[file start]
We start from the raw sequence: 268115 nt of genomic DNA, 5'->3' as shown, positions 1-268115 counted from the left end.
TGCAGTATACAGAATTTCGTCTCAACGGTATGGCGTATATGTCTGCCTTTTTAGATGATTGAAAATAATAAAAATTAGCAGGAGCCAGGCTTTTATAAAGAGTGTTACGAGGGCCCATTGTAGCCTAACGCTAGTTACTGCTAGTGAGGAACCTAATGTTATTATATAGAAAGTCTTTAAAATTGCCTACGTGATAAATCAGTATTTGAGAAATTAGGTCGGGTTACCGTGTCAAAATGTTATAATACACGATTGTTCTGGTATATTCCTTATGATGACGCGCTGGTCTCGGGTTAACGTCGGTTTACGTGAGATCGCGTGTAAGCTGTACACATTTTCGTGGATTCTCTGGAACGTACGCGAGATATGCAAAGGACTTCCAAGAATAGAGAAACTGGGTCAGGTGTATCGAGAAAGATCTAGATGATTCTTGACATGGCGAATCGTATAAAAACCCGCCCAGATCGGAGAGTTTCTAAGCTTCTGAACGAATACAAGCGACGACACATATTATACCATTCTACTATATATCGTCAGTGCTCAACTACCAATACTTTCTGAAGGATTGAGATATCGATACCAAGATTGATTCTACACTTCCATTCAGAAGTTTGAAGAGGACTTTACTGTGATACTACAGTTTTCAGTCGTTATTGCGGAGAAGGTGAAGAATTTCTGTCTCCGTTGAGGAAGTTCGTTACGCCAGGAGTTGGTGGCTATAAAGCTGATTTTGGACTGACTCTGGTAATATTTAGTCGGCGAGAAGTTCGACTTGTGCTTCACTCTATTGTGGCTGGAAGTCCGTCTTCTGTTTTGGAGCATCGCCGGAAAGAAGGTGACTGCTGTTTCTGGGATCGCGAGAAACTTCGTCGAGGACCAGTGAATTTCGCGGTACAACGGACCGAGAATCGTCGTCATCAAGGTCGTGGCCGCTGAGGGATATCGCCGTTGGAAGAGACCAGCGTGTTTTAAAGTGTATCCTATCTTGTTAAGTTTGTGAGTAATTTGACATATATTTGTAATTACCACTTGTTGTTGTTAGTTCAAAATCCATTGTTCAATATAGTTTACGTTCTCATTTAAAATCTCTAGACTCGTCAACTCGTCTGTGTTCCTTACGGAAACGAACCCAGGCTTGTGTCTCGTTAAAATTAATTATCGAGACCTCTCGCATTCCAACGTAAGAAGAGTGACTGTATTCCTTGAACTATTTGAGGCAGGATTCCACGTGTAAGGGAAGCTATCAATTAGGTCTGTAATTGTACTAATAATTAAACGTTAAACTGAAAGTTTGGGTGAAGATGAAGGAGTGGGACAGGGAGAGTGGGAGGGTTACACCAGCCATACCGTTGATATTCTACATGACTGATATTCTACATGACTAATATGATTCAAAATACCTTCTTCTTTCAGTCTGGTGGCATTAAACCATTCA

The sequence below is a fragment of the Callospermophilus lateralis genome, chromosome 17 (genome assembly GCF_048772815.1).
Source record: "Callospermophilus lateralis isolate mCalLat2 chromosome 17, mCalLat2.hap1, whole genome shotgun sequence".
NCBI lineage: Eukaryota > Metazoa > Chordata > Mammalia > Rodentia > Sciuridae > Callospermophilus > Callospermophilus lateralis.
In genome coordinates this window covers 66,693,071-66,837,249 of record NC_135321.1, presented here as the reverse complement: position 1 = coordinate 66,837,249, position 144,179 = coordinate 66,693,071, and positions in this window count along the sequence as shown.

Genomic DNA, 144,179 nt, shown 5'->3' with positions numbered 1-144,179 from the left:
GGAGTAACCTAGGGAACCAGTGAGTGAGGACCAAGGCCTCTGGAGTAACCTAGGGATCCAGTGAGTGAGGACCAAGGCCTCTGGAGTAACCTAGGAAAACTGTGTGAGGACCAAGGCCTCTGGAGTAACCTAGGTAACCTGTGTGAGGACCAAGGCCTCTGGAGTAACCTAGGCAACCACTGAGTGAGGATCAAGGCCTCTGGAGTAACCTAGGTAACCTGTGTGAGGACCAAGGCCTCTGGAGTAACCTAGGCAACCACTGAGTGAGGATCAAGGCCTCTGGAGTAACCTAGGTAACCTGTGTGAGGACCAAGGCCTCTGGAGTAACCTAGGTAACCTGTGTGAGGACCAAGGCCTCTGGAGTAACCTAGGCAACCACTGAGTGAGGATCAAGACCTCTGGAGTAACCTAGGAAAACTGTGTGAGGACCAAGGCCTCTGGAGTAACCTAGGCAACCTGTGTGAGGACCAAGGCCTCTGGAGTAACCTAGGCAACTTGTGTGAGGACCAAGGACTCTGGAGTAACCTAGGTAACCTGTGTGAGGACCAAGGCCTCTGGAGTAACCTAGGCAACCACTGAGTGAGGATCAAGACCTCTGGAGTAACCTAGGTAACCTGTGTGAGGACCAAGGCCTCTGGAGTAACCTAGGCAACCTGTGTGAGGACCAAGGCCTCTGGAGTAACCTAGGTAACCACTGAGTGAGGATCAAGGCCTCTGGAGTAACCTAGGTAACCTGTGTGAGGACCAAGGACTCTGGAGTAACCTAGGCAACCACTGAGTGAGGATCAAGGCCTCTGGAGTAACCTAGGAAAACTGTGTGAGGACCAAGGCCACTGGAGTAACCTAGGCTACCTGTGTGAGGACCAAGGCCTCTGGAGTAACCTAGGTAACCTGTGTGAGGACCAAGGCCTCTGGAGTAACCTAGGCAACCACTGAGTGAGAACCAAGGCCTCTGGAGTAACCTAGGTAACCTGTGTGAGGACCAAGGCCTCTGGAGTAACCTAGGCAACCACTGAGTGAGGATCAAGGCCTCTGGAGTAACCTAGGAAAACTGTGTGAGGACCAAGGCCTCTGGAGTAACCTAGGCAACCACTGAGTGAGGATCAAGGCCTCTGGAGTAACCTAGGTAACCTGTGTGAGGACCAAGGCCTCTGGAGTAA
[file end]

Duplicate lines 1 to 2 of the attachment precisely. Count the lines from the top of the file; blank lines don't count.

We start from the raw sequence: 268115 nt of genomic DNA, 5'->3' as shown, positions 1-268115 counted from the left end.
TGCAGTATACAGAATTTCGTCTCAACGGTATGGCGTATATGTCTGCCTTTTTAGATGATTGAAAATAATAAAAATTAGCAGGAGCCAGGCTTTTATAAAGAGTGTTACGAGGGCCCATTGTAGCCTAACGCTAGTTACTGCTAGTGAGGAACCTAATGTTATTATATAGAAAGTCTTTAAAATTGCCTACGTGATAAATCAGTATTTGAGAAATTAGGTCGGGTTACCGTGTCAAAATGTTATAATACACGATTGTTCTGGTATATTCCTTATGATGACGCGCTGGTCTCGGGTTAACGTCGGTTTACGTGAGATCGCGTGTAAGCTGTACACATTTTCGTGGATTCTCTGGAACGTACGCGAGATATGCAAAGGACTTCCAAGAATAGAGAAACTGGGTCAGGTGTATCGAGAAAGATCTAGATGATTCTTGACATGGCGAATCGTATAAAAACCCGCCCAGATCGGAGAGTTTCTAAGCTTCTGAACGAATACAAGCGACGACACATATTATACCATTCTACTATATATCGTCAGTGCTCAACTACCAATACTTTCTGAAGGATTGAGATATCGATACCAAGATTGATTCTACACTTCCATTCAGAAGTTTGAAGAGGACTTTACTGTGATACTACAGTTTTCAGTCGTTATTGCGGAGAAGGTGAAGAATTTCTGTCTCCGTTGAGGAAGTTCGTTACGCCAGGAGTTGGTGGCTATAAAGCTGATTTTGGACTGACTCTGGTAATATTTAGTCGGCGAGAAGTTCGACTTGTGCTTCACTCTATTGTGGCTGGAAGTCCGTCTTCTGTTTTGGAGCATCGCCGGAAAGAAGGTGACTGCTGTTTCTGGGATCGCGAGAAACTTCGTCGAGGACCAGTGAATTTCGCGGTACAACGGACCGAGAATCGTCGTCATCAAGGTCGTGGCCGCTGAGGGATATCGCCGTTGGAAGAGACCAGCGTGTTTTAAAGTGTATCCTATCTTGTTAAGTTTGTGAGTAATTTGACATATATTTGTAATTACCACTTGTTGTTGTTAGTTCAAAATCCATTGTTCAATATAGTTTACGTTCTCATTTAAAATCTCTAGACTCGTCAACTCGTCTGTGTTCCTTACGGAAACGAACCCAGGCTTGTGTCTCGTTAAAATTAATTATCGAGACCTCTCGCATTCCAACGTAAGAAGAGTGACTGTATTCCTTGAACTATTTGAGGCAGGATTCCACGTGTAAGGGAAGCTATCAATTAGGTCTGTAATTGTACTAATAATTAAACGTTAAACTGAAAGTTTGGGTGAAGATGAAGGAGTGGGACAGGGAGAGTGGGAGGGTTACACCAGCCATACCGTTGATATTCTACATGACTGATATTCTACATGACTAATATGATTCAAAATACCTTCTTCTTTCAGTCTGGTGGCATTAAACCATTCA